In a Kirkwall pub that evening, I pondered this day of amazing Orkney impressions: a Chapel, a Tomb and the Churchill Barriers. I quietly observed a moment of silence for the sailors of the Royal Oak, and mentally saluted the Italian POWs who returned to their true roots as craftsmen, to peace. I felt like tipping my top hat and lighting a cigar in homage to that great Brit, Sir Winston Churchill, but, I didn’t: I don’t smoke, plus where was I going to get a top hat? Instead, I toasted their memory with a dram from the two Orkney distilleries I also visited on this trip. But that’s another story.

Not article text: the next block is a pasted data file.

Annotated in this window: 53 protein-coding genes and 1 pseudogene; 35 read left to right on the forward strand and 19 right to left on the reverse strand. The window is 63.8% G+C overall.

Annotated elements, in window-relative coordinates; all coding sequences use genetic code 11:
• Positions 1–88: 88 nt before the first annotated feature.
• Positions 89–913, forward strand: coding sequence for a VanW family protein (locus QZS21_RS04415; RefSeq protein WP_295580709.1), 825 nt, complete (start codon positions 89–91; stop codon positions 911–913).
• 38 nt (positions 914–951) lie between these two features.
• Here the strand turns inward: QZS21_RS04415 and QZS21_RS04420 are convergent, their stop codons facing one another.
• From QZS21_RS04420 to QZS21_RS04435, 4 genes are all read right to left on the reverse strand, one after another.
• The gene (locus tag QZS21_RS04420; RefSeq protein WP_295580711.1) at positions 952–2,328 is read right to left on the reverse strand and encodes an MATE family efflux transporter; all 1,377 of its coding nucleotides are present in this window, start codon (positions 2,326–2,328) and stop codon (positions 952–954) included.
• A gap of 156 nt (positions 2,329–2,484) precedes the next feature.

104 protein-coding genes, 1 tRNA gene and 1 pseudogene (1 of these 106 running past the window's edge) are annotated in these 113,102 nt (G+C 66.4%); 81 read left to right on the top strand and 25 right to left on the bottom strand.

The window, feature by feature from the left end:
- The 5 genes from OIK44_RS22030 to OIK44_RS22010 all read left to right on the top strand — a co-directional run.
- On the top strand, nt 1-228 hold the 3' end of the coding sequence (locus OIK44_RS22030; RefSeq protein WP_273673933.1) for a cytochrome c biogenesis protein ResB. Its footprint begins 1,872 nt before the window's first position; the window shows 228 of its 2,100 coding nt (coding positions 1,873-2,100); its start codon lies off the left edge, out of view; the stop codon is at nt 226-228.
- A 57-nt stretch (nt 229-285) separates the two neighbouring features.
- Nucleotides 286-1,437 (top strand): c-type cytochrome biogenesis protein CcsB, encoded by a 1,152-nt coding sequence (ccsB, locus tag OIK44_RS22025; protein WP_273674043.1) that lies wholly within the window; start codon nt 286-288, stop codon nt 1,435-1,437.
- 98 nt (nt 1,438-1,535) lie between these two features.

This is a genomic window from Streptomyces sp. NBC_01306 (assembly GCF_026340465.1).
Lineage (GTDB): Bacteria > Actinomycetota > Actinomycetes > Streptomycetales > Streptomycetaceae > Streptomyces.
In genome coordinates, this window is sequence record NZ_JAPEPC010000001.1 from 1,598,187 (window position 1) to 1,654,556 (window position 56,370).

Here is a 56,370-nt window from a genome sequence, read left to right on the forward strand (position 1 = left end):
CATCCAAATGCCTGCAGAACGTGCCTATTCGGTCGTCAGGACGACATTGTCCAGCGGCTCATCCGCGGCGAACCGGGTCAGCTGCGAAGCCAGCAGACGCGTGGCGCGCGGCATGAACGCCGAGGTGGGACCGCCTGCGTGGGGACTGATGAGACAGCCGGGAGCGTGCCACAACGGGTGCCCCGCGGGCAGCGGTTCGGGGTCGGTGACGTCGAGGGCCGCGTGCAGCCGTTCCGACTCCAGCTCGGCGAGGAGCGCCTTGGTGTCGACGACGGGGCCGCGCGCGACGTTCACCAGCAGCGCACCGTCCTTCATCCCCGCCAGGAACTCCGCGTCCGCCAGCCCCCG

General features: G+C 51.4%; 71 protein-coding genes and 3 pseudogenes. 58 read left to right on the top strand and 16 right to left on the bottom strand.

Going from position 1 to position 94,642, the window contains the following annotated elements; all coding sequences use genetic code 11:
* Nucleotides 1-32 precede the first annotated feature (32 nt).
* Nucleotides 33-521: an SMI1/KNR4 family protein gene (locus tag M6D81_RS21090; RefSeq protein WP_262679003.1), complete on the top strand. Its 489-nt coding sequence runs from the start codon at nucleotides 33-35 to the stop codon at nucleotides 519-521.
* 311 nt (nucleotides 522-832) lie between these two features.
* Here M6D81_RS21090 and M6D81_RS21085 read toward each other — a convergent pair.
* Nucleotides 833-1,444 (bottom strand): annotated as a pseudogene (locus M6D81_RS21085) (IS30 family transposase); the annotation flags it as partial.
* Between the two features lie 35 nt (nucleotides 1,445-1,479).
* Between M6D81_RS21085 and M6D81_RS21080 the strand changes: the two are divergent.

DISCLAIMER: My travel blog “Con’s Corner” takes a sometimes irreverent look at 4+ decades of travel in the British Isles. My trips are real: no months of staging the perfect photo, no waiting for the perfect weather, no Photoshopping, no promo story in exchange for a freebie: I pay full fare. It’s true travel. Note that the company does not necessarily share my opinions and views. In fact, they may be shaking their heads. The photography is mine except where credited as noted, as are all typos, grammatical errors, and odd expressions. It’s a blog, people, not literature! I also accept full responsibility for any puns, varying on a scale from hilarious to ouch… Be all that as it may, I intend to keep at it until I get it right. Con Jager, Santa Rosa, USA.
(R) Photography by Robin Gabbert